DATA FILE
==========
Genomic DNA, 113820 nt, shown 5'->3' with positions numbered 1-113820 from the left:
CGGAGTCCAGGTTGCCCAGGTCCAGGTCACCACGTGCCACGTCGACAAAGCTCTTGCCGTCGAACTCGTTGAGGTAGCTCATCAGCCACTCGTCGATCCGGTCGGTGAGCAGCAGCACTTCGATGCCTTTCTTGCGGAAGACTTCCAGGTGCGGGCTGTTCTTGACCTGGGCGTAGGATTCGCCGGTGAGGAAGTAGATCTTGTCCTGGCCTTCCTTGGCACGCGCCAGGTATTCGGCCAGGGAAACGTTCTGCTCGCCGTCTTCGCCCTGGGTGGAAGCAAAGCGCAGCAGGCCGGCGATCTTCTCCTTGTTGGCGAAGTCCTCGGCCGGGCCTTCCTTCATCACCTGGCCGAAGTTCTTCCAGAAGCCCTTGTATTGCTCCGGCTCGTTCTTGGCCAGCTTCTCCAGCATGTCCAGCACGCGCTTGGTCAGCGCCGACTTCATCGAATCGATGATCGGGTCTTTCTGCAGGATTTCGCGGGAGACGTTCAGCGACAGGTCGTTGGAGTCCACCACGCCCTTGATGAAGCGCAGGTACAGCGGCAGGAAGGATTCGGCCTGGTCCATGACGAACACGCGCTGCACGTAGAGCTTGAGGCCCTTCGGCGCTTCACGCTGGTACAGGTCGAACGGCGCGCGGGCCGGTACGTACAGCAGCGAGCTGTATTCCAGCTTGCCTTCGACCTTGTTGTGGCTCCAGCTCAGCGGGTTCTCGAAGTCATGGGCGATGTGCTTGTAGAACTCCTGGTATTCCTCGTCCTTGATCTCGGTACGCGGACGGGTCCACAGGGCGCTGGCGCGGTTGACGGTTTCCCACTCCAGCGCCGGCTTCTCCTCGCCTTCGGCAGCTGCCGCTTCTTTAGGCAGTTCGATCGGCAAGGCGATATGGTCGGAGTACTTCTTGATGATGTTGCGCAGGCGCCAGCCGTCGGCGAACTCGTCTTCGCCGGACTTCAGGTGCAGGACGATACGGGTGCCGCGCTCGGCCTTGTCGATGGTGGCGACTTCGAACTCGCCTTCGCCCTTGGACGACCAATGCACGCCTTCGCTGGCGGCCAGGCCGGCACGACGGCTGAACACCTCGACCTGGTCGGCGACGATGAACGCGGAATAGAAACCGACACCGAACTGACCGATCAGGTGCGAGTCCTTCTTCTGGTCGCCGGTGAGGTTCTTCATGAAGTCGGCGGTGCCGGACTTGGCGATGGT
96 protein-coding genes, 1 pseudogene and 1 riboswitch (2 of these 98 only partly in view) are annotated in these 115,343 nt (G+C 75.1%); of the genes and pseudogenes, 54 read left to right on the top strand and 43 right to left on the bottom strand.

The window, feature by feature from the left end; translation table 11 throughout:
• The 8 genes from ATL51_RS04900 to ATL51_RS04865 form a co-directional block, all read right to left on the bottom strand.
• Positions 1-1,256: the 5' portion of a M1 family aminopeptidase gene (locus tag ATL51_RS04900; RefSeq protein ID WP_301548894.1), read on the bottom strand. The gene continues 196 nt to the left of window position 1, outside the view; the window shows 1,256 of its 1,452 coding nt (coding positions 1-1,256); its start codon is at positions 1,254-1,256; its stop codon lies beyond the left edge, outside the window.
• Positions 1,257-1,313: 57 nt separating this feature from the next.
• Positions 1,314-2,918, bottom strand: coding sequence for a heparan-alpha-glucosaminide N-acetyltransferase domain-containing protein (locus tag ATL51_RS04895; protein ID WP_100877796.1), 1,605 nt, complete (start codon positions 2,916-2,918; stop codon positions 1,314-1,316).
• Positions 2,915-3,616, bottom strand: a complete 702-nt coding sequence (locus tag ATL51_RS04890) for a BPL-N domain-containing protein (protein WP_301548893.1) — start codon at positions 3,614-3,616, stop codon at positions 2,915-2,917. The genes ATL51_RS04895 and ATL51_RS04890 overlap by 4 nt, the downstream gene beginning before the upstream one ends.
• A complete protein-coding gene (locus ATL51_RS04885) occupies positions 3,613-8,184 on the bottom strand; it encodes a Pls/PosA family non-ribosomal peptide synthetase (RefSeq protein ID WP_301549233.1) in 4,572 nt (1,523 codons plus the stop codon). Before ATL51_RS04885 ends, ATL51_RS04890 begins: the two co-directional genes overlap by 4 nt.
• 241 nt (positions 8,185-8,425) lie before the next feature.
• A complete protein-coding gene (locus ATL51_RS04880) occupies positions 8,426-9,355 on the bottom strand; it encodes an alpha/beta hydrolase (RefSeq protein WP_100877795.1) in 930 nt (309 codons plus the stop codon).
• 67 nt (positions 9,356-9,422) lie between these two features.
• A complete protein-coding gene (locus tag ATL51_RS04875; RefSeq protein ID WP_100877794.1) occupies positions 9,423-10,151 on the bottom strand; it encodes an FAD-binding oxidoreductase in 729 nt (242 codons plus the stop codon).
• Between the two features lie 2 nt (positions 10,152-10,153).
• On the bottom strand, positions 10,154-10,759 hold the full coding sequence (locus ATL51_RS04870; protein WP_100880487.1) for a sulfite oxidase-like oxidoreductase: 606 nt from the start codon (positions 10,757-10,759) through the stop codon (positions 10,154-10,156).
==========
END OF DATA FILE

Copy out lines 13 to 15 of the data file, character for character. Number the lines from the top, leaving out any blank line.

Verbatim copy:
• 67 nt (positions 9,356-9,422) lie between these two features.
• A complete protein-coding gene (locus tag ATL51_RS04875; RefSeq protein ID WP_100877794.1) occupies positions 9,423-10,151 on the bottom strand; it encodes an FAD-binding oxidoreductase in 729 nt (242 codons plus the stop codon).
• Between the two features lie 2 nt (positions 10,152-10,153).